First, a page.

A day in the life of a shop manager

Sean Woodward

This day in the life diary is written by Sean Woodward, our Marston Shop Manager. We hope you enjoy reading about one of Sean’s Saturday shifts, which he spends alongside two of his lovely volunteers.

7:15 I have already hit the snooze button twice and had stern words with my alarm clock, but I know when I am beaten! Time for a ‘traditional’ British breakfast of a peanut butter sandwich and a cup of tea.

7:45 Showered and dressed, I’m ready to join the chaos of the Oxford rush hour traffic. Hold that thought, It’s Saturday, so thankfully no traffic today!

8:05 Arrive at work and unload my car. Once people know you work in a charity shop, you can’t go anywhere without someone saying “I have some donations for your shop, do you have room in your car?”. It starts with family, then friends and neighbours, and I think I’ve now reached my mum’s neighbour’s aunt’s dog sitter!

My start time isn’t until 8:45, so I have plenty of time to sit down and enjoy a coffee while I check my emails.

8:30 I’ve spotted quite a few empty hangers, so I start hanging, tagging and pricing some clothes ready for steaming.

8:45 The shop doesn’t officially open until 9, but as I’m ready I open the doors and hope that I might just catch an early customer or two. Outside, I find four bags of donations, so I move these through to our donations room.

8:55 Make a cup of tea so it’s ready and waiting for Eileen, one of our volunteers, who comes in at 9.

10:00 The hangers are full, customers have been served, and two more lots of donations have been received, so it’s time to start tackling the donations room! We are usually a little behind on sorting donations at this time of the week, as on Thursdays and Fridays we focus on reducing stock, ready for it to be picked up and taken over to our Headington shop. The reason we send stock over to our Headington shop is because most items are sold for £2, so it gives everything a last chance to sell.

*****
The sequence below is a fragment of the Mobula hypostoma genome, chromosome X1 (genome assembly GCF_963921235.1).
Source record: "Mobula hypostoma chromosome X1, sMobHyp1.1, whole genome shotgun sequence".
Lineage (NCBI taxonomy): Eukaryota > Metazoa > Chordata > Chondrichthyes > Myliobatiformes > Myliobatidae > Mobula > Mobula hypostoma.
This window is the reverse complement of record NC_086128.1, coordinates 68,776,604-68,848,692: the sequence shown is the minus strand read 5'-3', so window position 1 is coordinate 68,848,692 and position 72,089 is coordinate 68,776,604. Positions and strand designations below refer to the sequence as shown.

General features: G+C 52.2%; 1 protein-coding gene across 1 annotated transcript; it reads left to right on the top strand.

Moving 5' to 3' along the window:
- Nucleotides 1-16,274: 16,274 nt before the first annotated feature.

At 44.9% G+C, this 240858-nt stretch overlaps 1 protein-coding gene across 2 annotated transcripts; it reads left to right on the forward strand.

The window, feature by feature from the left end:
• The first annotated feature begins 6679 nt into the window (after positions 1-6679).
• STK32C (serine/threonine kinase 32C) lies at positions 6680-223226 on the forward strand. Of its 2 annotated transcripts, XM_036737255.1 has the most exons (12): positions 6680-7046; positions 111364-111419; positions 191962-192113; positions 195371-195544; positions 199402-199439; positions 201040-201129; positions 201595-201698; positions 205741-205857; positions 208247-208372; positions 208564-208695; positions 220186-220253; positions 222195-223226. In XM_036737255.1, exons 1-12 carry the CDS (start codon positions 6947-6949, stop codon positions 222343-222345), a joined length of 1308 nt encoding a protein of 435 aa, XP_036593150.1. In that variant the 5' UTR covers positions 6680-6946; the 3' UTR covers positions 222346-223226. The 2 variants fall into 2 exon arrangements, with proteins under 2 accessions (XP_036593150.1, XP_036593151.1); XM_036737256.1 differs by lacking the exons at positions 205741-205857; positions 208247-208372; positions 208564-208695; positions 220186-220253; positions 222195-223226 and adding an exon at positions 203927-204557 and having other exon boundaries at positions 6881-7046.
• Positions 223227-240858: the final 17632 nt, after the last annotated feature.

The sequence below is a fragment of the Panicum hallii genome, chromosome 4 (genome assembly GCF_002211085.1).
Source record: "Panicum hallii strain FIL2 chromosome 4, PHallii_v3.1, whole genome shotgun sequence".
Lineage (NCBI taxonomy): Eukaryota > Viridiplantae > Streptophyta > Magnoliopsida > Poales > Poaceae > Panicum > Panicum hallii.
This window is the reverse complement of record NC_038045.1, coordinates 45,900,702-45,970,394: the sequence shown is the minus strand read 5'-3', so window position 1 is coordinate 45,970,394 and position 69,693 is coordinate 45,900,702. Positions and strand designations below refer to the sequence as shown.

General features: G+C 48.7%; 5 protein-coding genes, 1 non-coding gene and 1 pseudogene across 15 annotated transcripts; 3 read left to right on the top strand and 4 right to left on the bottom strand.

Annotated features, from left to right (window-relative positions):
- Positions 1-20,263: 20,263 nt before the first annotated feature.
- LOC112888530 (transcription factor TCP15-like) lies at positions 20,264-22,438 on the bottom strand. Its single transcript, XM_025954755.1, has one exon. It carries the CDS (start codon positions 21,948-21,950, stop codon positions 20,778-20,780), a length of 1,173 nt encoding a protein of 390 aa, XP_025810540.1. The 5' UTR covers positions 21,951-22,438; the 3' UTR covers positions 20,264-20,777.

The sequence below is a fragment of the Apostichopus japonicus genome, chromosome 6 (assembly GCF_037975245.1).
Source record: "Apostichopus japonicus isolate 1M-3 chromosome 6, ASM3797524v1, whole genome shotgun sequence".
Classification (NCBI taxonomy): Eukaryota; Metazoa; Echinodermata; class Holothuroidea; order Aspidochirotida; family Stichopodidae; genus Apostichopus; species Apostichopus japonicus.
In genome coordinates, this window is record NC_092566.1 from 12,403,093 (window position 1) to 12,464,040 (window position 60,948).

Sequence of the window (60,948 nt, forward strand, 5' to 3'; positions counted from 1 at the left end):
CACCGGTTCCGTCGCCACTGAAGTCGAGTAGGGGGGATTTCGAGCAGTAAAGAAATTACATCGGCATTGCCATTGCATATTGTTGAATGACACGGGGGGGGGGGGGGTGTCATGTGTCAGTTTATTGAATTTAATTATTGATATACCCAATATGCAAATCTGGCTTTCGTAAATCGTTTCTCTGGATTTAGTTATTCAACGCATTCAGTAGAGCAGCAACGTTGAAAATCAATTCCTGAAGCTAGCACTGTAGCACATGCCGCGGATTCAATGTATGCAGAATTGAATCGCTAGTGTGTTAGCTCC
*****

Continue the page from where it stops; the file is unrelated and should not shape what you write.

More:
11:55 Eileen has just threatened me with a plush stuffed toy due to my excessive use of ‘dad jokes’. I’m pleased to report we have made some headway in sorting the stock out… or at least we have less than we started with.

13:00 More donations have arrived throughout the morning and we’re fairly busy with customers.

It’s time for Eileen to clock off as Jamie, another of our volunteers, arrives for his shift. My volunteers are amazing, they come in, work hard, and give their time for free. They are genuinely some of the nicest, funniest people I have ever met.

14:30 Jamie and I thought we had got to the bottom of the donations pile, but just when we could see a glimpse of the floor, more have arrived. It’s a bit like painting the Severn Bridge, just as you get to the end, it’s time to go back to the start again!

The donations have been the usual mix. We sort through everything from socks to a nice Harrod’s picnic basket containing crockery. The number of donations we receive is fantastic and people can be so generous. It means that unlike high street shops, we can put new items out on the shelves every day.

16:30 Time to close the shop. One customer has had to run home as she didn’t have enough money with her, so I will give it another 10 minutes or so.

16:45 The customer has returned with her money and collected her shopping. The shop is now empty, so I lock the door and we cash up the till.

16:55 It’s been a good day; we’ve served new and regular customers and we sold lots of clothes. We’re comfortably over our daily target and over our weekly target too. I do all the general housekeeping chores – sweeping, mopping, wiping – to keep the shop looking sparkling clean.

17:10 Time to head home – I’m tired but happy. I really enjoy my job; we work hard but have a lot of fun along the way.

I hope you have enjoyed reading my day in the life diary. I wanted to include a thank you to our volunteers and also our fantastic customers. Marston is one of our newer and smaller shops and we appreciate all of the support and donations we receive.

In our first full year since opening and after expenses, the Marston shop made enough money to pay for nearly 50 days of care for an inpatient, which could transform their quality of life in the time they have left. So your donations and custom really do make a difference.